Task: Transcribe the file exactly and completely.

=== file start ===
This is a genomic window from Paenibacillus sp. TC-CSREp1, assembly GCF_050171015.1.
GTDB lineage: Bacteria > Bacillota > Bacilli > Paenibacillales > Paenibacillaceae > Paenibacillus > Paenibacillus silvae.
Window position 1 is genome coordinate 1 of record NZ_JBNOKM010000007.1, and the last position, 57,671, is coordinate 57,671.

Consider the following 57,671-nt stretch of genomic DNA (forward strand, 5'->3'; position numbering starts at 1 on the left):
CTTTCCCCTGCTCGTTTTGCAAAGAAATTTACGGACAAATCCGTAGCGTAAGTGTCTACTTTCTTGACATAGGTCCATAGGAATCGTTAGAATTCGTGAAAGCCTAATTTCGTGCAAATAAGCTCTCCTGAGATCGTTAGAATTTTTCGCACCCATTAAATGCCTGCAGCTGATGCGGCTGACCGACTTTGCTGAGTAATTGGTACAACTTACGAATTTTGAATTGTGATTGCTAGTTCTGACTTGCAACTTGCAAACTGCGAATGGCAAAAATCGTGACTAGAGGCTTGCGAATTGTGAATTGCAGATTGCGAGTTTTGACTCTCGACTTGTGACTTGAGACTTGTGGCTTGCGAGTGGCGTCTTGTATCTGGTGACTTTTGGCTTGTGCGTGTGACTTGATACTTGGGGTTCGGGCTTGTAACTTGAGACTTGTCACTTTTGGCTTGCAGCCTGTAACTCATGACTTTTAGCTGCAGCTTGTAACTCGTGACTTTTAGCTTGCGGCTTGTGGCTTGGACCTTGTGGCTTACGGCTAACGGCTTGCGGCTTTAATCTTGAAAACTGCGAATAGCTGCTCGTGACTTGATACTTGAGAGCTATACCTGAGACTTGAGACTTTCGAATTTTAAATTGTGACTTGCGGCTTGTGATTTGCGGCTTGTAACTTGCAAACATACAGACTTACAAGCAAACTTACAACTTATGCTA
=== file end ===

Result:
This is a genomic window from Paenibacillus sp. TC-CSREp1, assembly GCF_050171015.1.
GTDB lineage: Bacteria > Bacillota > Bacilli > Paenibacillales > Paenibacillaceae > Paenibacillus > Paenibacillus silvae.
Window position 1 is genome coordinate 1 of record NZ_JBNOKM010000007.1, and the last position, 57,671, is coordinate 57,671.

Consider the following 57,671-nt stretch of genomic DNA (forward strand, 5'->3'; position numbering starts at 1 on the left):
CTTTCCCCTGCTCGTTTTGCAAAGAAATTTACGGACAAATCCGTAGCGTAAGTGTCTACTTTCTTGACATAGGTCCATAGGAATCGTTAGAATTCGTGAAAGCCTAATTTCGTGCAAATAAGCTCTCCTGAGATCGTTAGAATTTTTCGCACCCATTAAATGCCTGCAGCTGATGCGGCTGACCGACTTTGCTGAGTAATTGGTACAACTTACGAATTTTGAATTGTGATTGCTAGTTCTGACTTGCAACTTGCAAACTGCGAATGGCAAAAATCGTGACTAGAGGCTTGCGAATTGTGAATTGCAGATTGCGAGTTTTGACTCTCGACTTGTGACTTGAGACTTGTGGCTTGCGAGTGGCGTCTTGTATCTGGTGACTTTTGGCTTGTGCGTGTGACTTGATACTTGGGGTTCGGGCTTGTAACTTGAGACTTGTCACTTTTGGCTTGCAGCCTGTAACTCATGACTTTTAGCTGCAGCTTGTAACTCGTGACTTTTAGCTTGCGGCTTGTGGCTTGGACCTTGTGGCTTACGGCTAACGGCTTGCGGCTTTAATCTTGAAAACTGCGAATAGCTGCTCGTGACTTGATACTTGAGAGCTATACCTGAGACTTGAGACTTTCGAATTTTAAATTGTGACTTGCGGCTTGTGATTTGCGGCTTGTAACTTGCAAACATACAGACTTACAAGCAAACTTACAACTTATGCTA